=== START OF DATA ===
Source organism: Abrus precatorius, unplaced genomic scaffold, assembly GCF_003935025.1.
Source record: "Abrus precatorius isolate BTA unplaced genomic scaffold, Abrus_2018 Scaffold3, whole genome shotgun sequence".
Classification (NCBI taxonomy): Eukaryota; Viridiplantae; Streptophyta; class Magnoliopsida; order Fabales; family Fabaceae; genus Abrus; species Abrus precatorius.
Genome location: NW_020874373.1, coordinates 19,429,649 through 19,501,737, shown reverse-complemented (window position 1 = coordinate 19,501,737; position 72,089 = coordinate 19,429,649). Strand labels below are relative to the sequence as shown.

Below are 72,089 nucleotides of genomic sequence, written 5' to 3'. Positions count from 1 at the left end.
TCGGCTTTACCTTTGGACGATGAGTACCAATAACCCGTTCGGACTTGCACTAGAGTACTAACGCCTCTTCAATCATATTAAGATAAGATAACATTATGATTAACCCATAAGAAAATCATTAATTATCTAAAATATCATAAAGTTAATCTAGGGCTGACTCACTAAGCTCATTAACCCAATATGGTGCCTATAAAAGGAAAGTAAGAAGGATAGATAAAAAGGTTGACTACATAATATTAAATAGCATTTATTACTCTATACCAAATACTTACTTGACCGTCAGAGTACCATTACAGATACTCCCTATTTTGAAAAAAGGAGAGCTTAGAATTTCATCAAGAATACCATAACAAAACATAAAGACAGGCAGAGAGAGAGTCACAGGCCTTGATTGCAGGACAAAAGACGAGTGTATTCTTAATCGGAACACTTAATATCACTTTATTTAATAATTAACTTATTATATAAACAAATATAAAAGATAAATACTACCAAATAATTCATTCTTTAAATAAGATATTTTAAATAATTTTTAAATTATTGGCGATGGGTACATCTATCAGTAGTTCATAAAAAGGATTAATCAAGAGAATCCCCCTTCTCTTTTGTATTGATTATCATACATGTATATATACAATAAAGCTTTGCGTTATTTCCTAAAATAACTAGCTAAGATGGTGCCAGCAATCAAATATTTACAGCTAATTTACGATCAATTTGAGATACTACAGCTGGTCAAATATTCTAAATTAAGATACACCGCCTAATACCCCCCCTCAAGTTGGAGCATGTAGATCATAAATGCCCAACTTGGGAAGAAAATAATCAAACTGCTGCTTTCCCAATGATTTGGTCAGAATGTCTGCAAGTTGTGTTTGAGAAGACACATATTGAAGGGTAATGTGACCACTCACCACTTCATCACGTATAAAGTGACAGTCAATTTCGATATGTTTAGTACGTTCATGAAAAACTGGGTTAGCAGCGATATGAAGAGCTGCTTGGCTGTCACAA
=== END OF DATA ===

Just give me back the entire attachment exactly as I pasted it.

Source organism: Abrus precatorius, unplaced genomic scaffold, assembly GCF_003935025.1.
Source record: "Abrus precatorius isolate BTA unplaced genomic scaffold, Abrus_2018 Scaffold3, whole genome shotgun sequence".
Classification (NCBI taxonomy): Eukaryota; Viridiplantae; Streptophyta; class Magnoliopsida; order Fabales; family Fabaceae; genus Abrus; species Abrus precatorius.
Genome location: NW_020874373.1, coordinates 19,429,649 through 19,501,737, shown reverse-complemented (window position 1 = coordinate 19,501,737; position 72,089 = coordinate 19,429,649). Strand labels below are relative to the sequence as shown.

Below are 72,089 nucleotides of genomic sequence, written 5' to 3'. Positions count from 1 at the left end.
TCGGCTTTACCTTTGGACGATGAGTACCAATAACCCGTTCGGACTTGCACTAGAGTACTAACGCCTCTTCAATCATATTAAGATAAGATAACATTATGATTAACCCATAAGAAAATCATTAATTATCTAAAATATCATAAAGTTAATCTAGGGCTGACTCACTAAGCTCATTAACCCAATATGGTGCCTATAAAAGGAAAGTAAGAAGGATAGATAAAAAGGTTGACTACATAATATTAAATAGCATTTATTACTCTATACCAAATACTTACTTGACCGTCAGAGTACCATTACAGATACTCCCTATTTTGAAAAAAGGAGAGCTTAGAATTTCATCAAGAATACCATAACAAAACATAAAGACAGGCAGAGAGAGAGTCACAGGCCTTGATTGCAGGACAAAAGACGAGTGTATTCTTAATCGGAACACTTAATATCACTTTATTTAATAATTAACTTATTATATAAACAAATATAAAAGATAAATACTACCAAATAATTCATTCTTTAAATAAGATATTTTAAATAATTTTTAAATTATTGGCGATGGGTACATCTATCAGTAGTTCATAAAAAGGATTAATCAAGAGAATCCCCCTTCTCTTTTGTATTGATTATCATACATGTATATATACAATAAAGCTTTGCGTTATTTCCTAAAATAACTAGCTAAGATGGTGCCAGCAATCAAATATTTACAGCTAATTTACGATCAATTTGAGATACTACAGCTGGTCAAATATTCTAAATTAAGATACACCGCCTAATACCCCCCCTCAAGTTGGAGCATGTAGATCATAAATGCCCAACTTGGGAAGAAAATAATCAAACTGCTGCTTTCCCAATGATTTGGTCAGAATGTCTGCAAGTTGTGTTTGAGAAGACACATATTGAAGGGTAATGTGACCACTCACCACTTCATCACGTATAAAGTGACAGTCAATTTCGATATGTTTAGTACGTTCATGAAAAACTGGGTTAGCAGCGATATGAAGAGCTGCTTGGCTGTCACAA